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Echoes of Virginia tragedy

MOSCOW. (RIA Novosti political commentator Boris Kaimakov) - The Virginia Tech massacre shocked Russia. Not that violence is new to this country, but the number of the cold-blooded killer's victims strikes the most uncaring mind.

No one doubts the killer's madness. But then, it would be too simple to explain the tragedy by insanity alone. Russian online discussions also point to the American way of life and youth mentality.

In their coverage of the university bloodshed, Russian media outlets focus on almost unlimited arms trade in the United States, so the majority of the public is sure that is the root of the evil. True, when just anyone can get a weapon, we Russians have ample reasons to cite an old sinister joke: "He who shoots first laughs best."

The more advanced Russian Internet users, however, take a broader view, blaming tremendous psychological pressure in the U.S. - and in all developed countries, for that matter. Russia is no exception here, though political correctness has not penetrated it that far yet, and social rules are not so stringent.

An urge to break the law is present in almost every subconscious mind. Reaction equals action, so the urge is at its strongest and ugliest in America, with its unquestioned supremacy of the law. Though the South Korean student killer's message has not been completely decoded yet, his sensational "Blame them, not me" shows what he thought of the American public. "America might have proclaimed freedoms, but its rules of the game are overly strict, and one feels it even as a toddler," is one remark from a Russian blog. Many blogs say innermost human emotions clash with political correctness to cause inevitable rampages - a view born of young anarchism and social protest. "They've robbed us of the right to anger," a Russian blogger quotes an American friend of his.

The massacre gives a formidable argument to Russians demanding a ban on violent computer games, which are overwhelmingly popular in this country. As Russian psychologists see it, such games give the young mind an idea of death as virtual make-belief. One blogger reasons: "I am not sure to what an extent the substitute works but many children find an aggression outlet in computer games. When they get older, they feel the whole world is a huge game. That, too, may be a factor behind mass murder - one just sees no difference between virtual and real death. Lawyers, as I've heard, occasionally use that point to defend killers. 'He felt he was playing. He pulled the trigger as he would a joystick,' they say."

Some young bloggers advance strong arguments as they accuse "adults" of propagandizing social competition in a de-humanized world where might is right.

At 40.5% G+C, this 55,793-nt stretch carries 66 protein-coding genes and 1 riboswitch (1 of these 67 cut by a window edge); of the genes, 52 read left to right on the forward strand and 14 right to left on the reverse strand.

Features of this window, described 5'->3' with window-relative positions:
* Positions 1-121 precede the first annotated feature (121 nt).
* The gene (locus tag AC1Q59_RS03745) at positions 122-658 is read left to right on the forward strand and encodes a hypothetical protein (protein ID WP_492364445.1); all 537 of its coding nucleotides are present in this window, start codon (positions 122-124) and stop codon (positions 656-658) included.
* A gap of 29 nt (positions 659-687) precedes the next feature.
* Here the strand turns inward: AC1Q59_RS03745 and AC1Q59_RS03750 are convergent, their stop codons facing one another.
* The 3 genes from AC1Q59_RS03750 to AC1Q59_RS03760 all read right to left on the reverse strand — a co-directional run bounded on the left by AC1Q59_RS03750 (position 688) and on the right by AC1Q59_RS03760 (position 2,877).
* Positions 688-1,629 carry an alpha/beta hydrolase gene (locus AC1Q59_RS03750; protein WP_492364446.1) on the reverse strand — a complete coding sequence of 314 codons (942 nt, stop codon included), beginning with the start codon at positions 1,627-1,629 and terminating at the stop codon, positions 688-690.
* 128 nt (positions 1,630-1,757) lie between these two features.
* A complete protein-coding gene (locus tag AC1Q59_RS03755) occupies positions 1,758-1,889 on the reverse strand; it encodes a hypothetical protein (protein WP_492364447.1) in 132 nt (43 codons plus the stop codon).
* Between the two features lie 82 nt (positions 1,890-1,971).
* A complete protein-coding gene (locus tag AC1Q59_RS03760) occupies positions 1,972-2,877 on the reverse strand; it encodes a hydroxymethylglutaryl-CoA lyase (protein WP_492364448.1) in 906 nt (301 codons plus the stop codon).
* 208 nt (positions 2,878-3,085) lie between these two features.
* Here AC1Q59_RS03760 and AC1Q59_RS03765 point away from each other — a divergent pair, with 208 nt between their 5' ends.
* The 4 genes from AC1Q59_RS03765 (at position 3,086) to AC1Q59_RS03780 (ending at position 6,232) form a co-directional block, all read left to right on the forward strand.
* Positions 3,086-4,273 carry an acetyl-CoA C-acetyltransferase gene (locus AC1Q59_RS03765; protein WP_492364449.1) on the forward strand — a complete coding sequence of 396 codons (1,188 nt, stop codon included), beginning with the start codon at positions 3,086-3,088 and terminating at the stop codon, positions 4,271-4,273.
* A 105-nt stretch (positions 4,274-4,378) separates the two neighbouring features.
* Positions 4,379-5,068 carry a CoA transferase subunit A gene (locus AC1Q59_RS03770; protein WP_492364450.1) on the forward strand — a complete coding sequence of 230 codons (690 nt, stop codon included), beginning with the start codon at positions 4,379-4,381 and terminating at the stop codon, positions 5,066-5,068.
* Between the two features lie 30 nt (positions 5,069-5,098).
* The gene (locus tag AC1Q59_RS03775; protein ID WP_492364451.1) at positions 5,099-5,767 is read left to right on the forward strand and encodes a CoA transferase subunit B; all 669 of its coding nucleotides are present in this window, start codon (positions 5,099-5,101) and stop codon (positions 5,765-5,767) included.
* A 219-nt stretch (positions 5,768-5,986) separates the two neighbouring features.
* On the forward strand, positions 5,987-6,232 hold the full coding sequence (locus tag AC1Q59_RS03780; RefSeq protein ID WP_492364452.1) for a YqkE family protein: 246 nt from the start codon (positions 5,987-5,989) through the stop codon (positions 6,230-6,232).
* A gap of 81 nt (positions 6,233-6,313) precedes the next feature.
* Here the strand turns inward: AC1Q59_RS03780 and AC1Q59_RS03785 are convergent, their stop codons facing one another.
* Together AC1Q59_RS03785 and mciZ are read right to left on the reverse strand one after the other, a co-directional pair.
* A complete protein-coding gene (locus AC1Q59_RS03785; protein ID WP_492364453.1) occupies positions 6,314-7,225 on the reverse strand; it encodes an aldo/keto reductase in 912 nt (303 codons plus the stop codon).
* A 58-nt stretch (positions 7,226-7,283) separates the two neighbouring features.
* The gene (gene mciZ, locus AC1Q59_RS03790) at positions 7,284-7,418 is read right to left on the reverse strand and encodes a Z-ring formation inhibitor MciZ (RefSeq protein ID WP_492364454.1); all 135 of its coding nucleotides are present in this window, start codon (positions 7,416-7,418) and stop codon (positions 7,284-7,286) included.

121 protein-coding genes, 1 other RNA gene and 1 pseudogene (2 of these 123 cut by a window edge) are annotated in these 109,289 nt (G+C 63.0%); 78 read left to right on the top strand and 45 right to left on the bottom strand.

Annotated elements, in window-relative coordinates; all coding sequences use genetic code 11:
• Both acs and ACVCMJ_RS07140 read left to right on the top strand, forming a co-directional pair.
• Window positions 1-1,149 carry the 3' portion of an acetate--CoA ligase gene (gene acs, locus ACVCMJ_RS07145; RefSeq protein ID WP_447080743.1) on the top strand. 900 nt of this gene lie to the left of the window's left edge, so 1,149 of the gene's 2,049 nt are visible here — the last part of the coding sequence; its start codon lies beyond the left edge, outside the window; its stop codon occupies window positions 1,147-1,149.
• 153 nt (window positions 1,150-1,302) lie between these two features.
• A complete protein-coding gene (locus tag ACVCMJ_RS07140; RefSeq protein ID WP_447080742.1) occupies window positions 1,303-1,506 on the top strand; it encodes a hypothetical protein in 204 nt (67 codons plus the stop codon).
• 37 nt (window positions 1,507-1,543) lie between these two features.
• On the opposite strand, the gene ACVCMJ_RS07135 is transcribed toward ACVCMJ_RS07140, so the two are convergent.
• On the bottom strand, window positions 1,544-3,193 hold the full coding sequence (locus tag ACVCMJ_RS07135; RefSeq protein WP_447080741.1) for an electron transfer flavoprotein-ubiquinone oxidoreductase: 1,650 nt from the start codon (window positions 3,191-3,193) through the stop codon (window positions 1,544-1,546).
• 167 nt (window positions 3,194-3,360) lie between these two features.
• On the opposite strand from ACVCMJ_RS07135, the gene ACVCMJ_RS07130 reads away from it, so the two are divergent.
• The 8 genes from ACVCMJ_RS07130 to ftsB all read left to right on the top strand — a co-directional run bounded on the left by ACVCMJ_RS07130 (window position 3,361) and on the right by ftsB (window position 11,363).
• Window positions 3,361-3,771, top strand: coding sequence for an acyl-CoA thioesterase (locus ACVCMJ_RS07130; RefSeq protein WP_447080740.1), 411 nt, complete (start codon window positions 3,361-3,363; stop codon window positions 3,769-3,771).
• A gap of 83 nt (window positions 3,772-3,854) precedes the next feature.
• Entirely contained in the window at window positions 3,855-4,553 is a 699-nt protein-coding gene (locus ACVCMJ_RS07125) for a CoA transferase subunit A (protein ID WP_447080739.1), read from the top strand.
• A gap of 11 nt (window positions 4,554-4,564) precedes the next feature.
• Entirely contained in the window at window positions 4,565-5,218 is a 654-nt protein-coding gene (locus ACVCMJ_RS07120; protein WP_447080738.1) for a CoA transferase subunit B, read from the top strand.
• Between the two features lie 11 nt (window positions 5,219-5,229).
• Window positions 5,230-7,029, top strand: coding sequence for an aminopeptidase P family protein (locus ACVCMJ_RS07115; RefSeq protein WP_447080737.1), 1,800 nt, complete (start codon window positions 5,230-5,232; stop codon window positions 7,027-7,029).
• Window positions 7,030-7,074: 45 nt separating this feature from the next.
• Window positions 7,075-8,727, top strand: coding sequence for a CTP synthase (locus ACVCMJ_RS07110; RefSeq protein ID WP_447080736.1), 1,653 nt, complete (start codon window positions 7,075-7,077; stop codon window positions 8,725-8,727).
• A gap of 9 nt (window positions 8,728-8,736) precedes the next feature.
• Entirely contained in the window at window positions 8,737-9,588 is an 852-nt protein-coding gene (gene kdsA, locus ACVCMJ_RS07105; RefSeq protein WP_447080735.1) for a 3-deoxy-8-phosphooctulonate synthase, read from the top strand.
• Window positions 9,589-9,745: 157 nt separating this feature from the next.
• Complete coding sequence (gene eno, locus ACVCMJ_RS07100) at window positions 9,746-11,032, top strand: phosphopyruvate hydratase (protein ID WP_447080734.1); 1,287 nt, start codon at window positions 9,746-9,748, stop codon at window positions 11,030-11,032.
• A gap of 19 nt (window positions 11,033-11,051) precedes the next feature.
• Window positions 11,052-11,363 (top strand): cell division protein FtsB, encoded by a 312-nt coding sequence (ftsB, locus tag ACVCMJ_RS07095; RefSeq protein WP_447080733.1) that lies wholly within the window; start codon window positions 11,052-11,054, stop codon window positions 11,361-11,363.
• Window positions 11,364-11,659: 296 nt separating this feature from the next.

"There is an alarming contradiction in American life. On the one hand, socialization, in its many forms, is a permanent and very aggressive demand. Political correctness is one of such forms. We Russians come down on it, though it is the least of all evils - if an evil at all. On the other hand, there is cutthroat competition. It is encouraged in every group while the community does not feel responsible enough for its individual members. What we have as the result is, first, huge problems bred by giving up coercive socialization and, second, doubtful emotional reward voluntary socialization brings. Some people protest, which is natural - and there is never a shortage of weapons. Then, the extent of one's madness alone determines the outcome," blogger dr_fedor says.

Russian students come to shocking conclusions as they look at their own environment. "It's a wolf pack," they complain. Some say American student life is no different. One blogger who attended high school in America, says: "It's absolutely horrible. They pack several hundred 16 to 18-year-olds together and TEACH THEM NOTHING in particular. The guys mix any way they like. No wonder, hazing is awful."

Some bloggers compare Russian young people's all-pervading cynicism to their U.S. peers' belief in the American Dream: "Russian students tell the world to buzz off, but only under their breath, while Americans have a sacred belief in their dream. That's the most terrible thing of all. They are under the worst kind of pressure: they PUT PRESSURE ON THEMSELVES."

Professor Yenikolopov, one of Russia's foremost experts on violence, stunned the Russian web community by assuming that serial killers were a purely American phenomenon. Amazing though his point is, statistics support it - the number of serial murders in the U.S. exceeds the Russian several hundred-fold.

Will America manage to control rampant violence? Russian bloggers are pessimistic. "There is a cult not so much of abstract wealth as of routine consumption. Your colleagues, neighbors, girlfriends, parents and kids - all judge you by the price of your car, cell phone, watch and all that. The more expensive things you buy the greater social success you are. Otherwise, you are a loser, and God help you. That's true not only for the States. It's like that everywhere - in Russia, too. You have to show off day in, day out. You always feel uncertain of your success, and afraid of becoming the underdog. How to relax, to get away from it all? We Russians have vodka, and Americans have guns," sums up a blogger.

The opinions expressed in this article are the author's and do not necessarily represent those of RIA Novosti.

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